Singapore will announce F1 decision at 5pm on 11 May 2007.

  3. #3
    Hard Rock Café
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    Default Singapore Tycoon's Aide Says To Attend F1 Briefing

    Reuters
    Singapore
    Friday, May 11, 3:05pm

    An aide to Singapore tycoon Ong Beng Seng has confirmed that he will be attending a government press conference to announce its decision on hosting a Formula One (F1) race in the city-state.

    The office of Colin Syn, who heads the Hard Rock Cafe franchise of Ong's Hotel Properties Ltd., said Syn would be attending the briefing at 0900 GMT or 5pm local time.

    Hotel Properties had earlier said that any investment by Ong in the F1 race would be in his private capacity.

  4. #4
    AsiaOne
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    Default Singapore's F1 Announcement Today

    Julian Lim
    AsiaOne
    11 May 2007

    The Ministry of Trade & Industry (MTI) has called a media conference at 5 pm today to announce its decision on hosting a Formula One race in Singapore.

    Sent at 2.20pm this afternoon, the media release from MTI requested journalists to arrive latest by 4.30pm, which is significantly shorter notice than usual for press conferences, signalling the possibility of the long-awaited confirmation of what Singapore motorists have been longing for.

    Earlier this week, the media reported that a company named 'Singapore GP Pte Ltd' had been registered with the Accounting & Corporate Regulatory Authority on May 3, with an issued capital of 20 million shares of $1 each. Under one of the pre-requisite fields, the company's activity has been described as 'event promotion'.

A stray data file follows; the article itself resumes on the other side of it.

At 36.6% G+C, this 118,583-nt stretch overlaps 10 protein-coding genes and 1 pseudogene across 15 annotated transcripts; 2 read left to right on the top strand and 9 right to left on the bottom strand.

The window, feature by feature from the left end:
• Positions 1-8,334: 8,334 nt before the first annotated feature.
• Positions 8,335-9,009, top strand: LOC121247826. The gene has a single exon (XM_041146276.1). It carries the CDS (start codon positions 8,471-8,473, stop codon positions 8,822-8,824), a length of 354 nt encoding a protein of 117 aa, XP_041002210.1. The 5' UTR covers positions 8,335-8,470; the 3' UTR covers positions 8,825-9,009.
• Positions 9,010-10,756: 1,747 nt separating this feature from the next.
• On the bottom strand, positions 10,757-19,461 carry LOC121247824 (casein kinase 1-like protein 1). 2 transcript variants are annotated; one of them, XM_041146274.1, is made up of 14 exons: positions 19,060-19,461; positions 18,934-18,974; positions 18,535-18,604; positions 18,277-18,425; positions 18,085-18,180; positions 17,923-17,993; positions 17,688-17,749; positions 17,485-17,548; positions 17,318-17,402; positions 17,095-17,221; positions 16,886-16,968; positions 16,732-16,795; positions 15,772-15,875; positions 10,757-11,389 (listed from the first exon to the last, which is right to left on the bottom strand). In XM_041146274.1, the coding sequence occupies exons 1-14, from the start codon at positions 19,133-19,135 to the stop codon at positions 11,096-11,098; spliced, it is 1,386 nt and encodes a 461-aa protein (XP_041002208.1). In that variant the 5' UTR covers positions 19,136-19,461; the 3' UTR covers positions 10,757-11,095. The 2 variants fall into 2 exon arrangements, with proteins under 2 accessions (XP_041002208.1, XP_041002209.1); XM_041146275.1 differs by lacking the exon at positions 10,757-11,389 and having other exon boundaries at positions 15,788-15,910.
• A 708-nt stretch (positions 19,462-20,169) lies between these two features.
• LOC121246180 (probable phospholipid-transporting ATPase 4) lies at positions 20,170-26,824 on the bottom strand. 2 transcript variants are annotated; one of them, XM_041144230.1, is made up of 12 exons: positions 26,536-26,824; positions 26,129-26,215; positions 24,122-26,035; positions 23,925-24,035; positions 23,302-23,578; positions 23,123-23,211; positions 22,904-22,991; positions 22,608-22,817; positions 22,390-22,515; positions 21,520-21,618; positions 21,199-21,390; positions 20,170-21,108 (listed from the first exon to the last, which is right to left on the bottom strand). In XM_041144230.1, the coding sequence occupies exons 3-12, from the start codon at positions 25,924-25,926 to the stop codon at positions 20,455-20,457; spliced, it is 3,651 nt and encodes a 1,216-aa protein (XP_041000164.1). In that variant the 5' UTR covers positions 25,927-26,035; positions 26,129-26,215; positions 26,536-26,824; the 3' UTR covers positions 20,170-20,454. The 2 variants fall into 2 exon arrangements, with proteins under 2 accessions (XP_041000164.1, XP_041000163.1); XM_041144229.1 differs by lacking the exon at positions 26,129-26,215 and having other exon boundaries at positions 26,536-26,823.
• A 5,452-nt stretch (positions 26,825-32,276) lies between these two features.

Two of its three directors are closely tied with property tycoon, Ong Beng Seng, who has been leading the charge to bring Formula One. Ong is the top man at hotel and resorts developer, Hotel Properties Ltd.

    F1 supremo, Bernie Ecclestone, also stopped over in Singapore en route to the Australian Grand Prix earlier this year for talks with Ong and some government officials.

    Senior officials from MTI and the Ministry of Community Development, Youth & Sports (MCYS), in comments made, also showed their support for staging the F1 here, but also made clear that they would leave the private sector to spearhead the effort. A government entourage also went to Melbourne for the opening race of the season, fuelling further speculation that an announcement was due then.

    Motorsports Asia, a forum, has been abuzz with chats on hosting the race. And recent stopovers by Red Bull Racing's Mark Webber and Team AT&T Williams' Alex Wurtz got those watching the scene intently even more excited.